Brazil Moves To Cut Amazon Destruction By Ranchers
Author: Raymond Colitt
Freshly-cut logs from the Amazon rainforest are seen at a sawmill in the village of Ressaca in the state of Para, northern Brazil, August 18, 2005
Photo: Paulo Whitaker
MARABA, Brazil - Brazil took a step forward in protecting the Amazon rainforest on Wednesday, starting satellite surveillance of the cattle ranches that are among the chief culprits in the forest's destruction.
The agriculture ministry will monitor more than 15,000 cattle ranches, many of which were established by clearing forested land, and stop ranchers from selling their cattle if they expand farms further by encroaching upon the rainforest.
"We can now say that Brazil is doing its part," said Agriculture Minister Reinhold Stephanes at the launch of the plan in Para, one of several states in the north of Brazil over which the world's largest rainforest sprawls.
Brazil's efforts to protect the Amazon are under the global spotlight this month as heads of state meet at the climate change conference which began this week in Copenhagen.
Cattle ranching is one of the main causes of deforestation, which accounts for about 75 percent of Brazil's carbon emissions.
The scheme is one of the few measures taken to date by the farming ministry to control ranchers, showing heightened awareness of the link between success in exporting and the foreign consumers' desire for more ecologically sound produce.
A major report in June by environment group Greenpeace on the Brazilian cattle industry's deforestation spurred a rash of pledges by big meat firms to cut ties with suppliers producing on illegally cleared land.
Ranchers who have been identified via the satellite images as illegally claiming forested land to expand their pastures will be unable to obtain a permit enabling them to transport their cattle to slaughterhouses.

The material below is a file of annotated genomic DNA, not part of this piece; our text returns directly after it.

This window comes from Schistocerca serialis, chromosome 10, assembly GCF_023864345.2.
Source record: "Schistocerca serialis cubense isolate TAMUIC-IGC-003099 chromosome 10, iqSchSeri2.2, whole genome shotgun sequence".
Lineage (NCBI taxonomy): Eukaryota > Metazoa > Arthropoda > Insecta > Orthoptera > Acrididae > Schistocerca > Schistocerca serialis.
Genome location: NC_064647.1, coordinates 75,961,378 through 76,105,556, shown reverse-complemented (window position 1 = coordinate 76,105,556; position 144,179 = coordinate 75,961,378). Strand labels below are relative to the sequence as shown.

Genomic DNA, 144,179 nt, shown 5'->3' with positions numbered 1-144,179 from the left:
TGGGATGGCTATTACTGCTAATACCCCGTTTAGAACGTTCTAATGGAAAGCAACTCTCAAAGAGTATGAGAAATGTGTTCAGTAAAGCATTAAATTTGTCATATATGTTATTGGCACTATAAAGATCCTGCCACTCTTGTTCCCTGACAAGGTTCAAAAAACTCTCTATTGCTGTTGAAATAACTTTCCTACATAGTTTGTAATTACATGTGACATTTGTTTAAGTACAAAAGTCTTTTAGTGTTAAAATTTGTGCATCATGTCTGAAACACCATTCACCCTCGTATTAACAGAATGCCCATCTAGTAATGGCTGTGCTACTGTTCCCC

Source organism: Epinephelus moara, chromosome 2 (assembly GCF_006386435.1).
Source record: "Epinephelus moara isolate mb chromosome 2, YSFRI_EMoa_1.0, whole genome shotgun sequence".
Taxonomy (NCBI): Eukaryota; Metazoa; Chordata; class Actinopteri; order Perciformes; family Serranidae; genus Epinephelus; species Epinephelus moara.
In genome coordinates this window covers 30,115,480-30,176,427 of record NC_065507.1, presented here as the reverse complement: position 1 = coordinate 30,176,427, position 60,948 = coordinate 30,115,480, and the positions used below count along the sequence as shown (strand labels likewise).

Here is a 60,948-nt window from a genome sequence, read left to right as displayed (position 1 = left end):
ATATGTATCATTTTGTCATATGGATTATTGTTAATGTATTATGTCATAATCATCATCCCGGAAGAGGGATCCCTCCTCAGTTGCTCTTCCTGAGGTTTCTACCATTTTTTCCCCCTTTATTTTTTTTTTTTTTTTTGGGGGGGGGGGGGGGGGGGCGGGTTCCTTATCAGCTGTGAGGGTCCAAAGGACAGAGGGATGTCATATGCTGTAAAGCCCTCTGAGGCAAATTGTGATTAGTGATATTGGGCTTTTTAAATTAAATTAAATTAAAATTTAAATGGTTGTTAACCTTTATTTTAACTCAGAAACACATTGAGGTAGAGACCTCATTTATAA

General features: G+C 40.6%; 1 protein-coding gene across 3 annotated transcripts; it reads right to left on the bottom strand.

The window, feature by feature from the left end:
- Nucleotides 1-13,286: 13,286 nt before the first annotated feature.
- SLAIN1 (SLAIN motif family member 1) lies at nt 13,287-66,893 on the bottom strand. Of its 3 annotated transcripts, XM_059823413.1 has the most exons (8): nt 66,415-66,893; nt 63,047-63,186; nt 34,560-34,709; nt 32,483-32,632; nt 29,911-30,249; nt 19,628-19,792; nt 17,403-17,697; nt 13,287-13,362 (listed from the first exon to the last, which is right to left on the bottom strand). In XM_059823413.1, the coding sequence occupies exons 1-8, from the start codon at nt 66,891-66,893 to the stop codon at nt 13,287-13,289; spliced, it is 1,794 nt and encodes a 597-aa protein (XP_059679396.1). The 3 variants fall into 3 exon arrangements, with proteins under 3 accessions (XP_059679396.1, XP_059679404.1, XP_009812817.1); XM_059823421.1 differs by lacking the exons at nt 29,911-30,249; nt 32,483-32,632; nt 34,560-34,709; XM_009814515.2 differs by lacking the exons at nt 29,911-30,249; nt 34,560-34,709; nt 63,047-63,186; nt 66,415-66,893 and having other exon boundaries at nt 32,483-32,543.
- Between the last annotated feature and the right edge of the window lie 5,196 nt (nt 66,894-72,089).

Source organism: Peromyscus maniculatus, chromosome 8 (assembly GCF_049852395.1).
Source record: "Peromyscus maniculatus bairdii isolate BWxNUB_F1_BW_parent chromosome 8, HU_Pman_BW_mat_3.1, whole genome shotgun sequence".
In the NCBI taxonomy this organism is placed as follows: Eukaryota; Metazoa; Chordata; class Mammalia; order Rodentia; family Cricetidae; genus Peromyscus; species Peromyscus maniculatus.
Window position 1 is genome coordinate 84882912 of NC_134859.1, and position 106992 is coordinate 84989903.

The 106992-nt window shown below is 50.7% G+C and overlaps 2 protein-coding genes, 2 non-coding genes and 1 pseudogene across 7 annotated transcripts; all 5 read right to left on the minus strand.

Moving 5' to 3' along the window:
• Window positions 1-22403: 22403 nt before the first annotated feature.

Up to now, the government's environment agency, Ibama, has led the battle, confiscating the cattle of ranchers found slashing and burning their way into the forested land, occasionally leading to violent confrontations.
Government inspectors are stationed at all legally operating slaughterhouses to examine producers' papers before cattle can be delivered.
But the existence of illegal, unregistered slaughterhouses, which are estimated to process as much as 40 percent of cattle in the world's top beef exporter, are likely to provide a gaping loophole for growers who continue to flout the rules.
Higher profile meat firms who depend on the export market would have little option but to comply, however, given the amount of documentation required between the farm, slaughterhouse and port.
Stephanes, who estimated illegal slaughterhouses handled only 10 percent of cattle, was confident monitoring could cut forest destruction, long a blight on Brazil's image.
"The world is increasingly demanding the ability to trace where its food comes from. This will lead us to zero deforestation," he said, near the monitoring station in Maraba.
The huge satellite dish on its roof will receive data about the 15,000 ranches and the areas around them once a month.
On the edge of Maraba, rancher Jose Miranda Cruz showed the minister and reporters around one of the properties where he raises a huge herd of 120,000 cattle. He seemed ambivalent over deforestation but agreed the scheme would be useful.
"The environmentalists exaggerate a little but we have to do it. The world demands it," said Cruz, as around 100 cows grazed nearby.
(Editing by Stuart Grudgings and Christian Wiessner)